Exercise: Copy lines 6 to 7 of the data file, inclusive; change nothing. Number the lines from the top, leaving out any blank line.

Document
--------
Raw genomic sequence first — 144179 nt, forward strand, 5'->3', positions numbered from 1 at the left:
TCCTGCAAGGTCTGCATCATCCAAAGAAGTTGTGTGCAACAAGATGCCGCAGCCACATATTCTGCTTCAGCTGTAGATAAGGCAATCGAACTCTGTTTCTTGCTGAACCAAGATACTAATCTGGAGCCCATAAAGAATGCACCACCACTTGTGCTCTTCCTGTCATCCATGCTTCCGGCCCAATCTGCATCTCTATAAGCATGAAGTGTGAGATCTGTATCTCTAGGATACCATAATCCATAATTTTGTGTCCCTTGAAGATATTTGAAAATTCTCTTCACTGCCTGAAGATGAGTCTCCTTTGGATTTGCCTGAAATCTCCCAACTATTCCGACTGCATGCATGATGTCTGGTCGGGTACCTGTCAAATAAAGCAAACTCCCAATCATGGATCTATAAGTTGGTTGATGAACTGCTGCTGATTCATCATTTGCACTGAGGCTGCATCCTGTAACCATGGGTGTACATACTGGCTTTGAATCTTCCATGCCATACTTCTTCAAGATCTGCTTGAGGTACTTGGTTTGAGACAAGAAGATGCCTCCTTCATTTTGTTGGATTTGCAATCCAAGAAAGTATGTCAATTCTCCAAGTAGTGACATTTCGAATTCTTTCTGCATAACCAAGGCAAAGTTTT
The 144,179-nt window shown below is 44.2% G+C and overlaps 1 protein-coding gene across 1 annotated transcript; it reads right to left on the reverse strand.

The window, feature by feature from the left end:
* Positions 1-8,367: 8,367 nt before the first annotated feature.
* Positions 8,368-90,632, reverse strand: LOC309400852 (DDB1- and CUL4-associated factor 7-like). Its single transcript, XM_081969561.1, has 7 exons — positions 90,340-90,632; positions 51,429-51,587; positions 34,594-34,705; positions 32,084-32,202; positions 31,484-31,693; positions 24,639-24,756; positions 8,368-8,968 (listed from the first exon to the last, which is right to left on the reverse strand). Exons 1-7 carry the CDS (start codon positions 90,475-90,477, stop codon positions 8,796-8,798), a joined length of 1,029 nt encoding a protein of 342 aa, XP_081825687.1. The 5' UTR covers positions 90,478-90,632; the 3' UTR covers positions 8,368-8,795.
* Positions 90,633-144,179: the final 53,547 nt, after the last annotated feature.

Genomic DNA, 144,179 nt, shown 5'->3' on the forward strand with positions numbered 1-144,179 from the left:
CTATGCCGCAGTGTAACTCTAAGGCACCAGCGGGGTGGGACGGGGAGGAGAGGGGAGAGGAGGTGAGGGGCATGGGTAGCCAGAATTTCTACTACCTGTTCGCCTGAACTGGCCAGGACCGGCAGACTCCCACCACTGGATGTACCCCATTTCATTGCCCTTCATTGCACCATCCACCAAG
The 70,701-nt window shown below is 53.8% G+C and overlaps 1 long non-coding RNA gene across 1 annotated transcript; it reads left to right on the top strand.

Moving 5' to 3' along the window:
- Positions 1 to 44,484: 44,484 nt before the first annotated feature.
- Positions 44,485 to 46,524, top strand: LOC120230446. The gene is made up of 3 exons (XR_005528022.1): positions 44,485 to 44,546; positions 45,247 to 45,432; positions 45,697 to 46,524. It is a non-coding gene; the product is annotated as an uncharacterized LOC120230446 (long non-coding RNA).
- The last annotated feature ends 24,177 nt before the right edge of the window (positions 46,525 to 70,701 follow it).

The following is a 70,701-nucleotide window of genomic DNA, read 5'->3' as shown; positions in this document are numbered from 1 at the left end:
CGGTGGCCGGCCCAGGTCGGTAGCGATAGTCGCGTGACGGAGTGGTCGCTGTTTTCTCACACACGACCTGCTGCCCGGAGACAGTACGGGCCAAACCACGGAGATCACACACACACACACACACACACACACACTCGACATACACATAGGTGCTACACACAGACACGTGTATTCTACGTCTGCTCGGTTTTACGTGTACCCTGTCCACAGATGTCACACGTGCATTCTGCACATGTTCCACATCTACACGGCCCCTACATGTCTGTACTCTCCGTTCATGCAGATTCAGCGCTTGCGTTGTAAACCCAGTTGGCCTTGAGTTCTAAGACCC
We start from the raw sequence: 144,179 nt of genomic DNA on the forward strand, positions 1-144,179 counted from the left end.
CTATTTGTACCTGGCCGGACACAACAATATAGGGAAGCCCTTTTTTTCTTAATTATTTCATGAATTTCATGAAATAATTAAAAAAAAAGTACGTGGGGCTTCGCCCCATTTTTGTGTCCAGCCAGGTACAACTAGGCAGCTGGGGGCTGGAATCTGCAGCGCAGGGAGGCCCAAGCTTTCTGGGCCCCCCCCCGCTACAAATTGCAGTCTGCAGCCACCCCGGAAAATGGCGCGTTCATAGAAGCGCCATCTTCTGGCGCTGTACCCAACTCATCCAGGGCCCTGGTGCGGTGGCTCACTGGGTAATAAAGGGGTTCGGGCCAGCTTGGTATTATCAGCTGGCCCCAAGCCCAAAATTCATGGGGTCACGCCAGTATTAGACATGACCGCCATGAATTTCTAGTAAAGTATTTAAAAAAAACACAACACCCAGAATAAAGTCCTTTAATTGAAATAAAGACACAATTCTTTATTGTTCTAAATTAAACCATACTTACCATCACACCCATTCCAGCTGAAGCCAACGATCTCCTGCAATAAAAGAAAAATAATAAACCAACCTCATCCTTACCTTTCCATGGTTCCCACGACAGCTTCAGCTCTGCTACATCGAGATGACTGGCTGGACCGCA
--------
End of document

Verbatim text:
* Positions 8,368-90,632, reverse strand: LOC309400852 (DDB1- and CUL4-associated factor 7-like). Its single transcript, XM_081969561.1, has 7 exons — positions 90,340-90,632; positions 51,429-51,587; positions 34,594-34,705; positions 32,084-32,202; positions 31,484-31,693; positions 24,639-24,756; positions 8,368-8,968 (listed from the first exon to the last, which is right to left on the reverse strand). Exons 1-7 carry the CDS (start codon positions 90,475-90,477, stop codon positions 8,796-8,798), a joined length of 1,029 nt encoding a protein of 342 aa, XP_081825687.1. The 5' UTR covers positions 90,478-90,632; the 3' UTR covers positions 8,368-8,795.
* Positions 90,633-144,179: the final 53,547 nt, after the last annotated feature.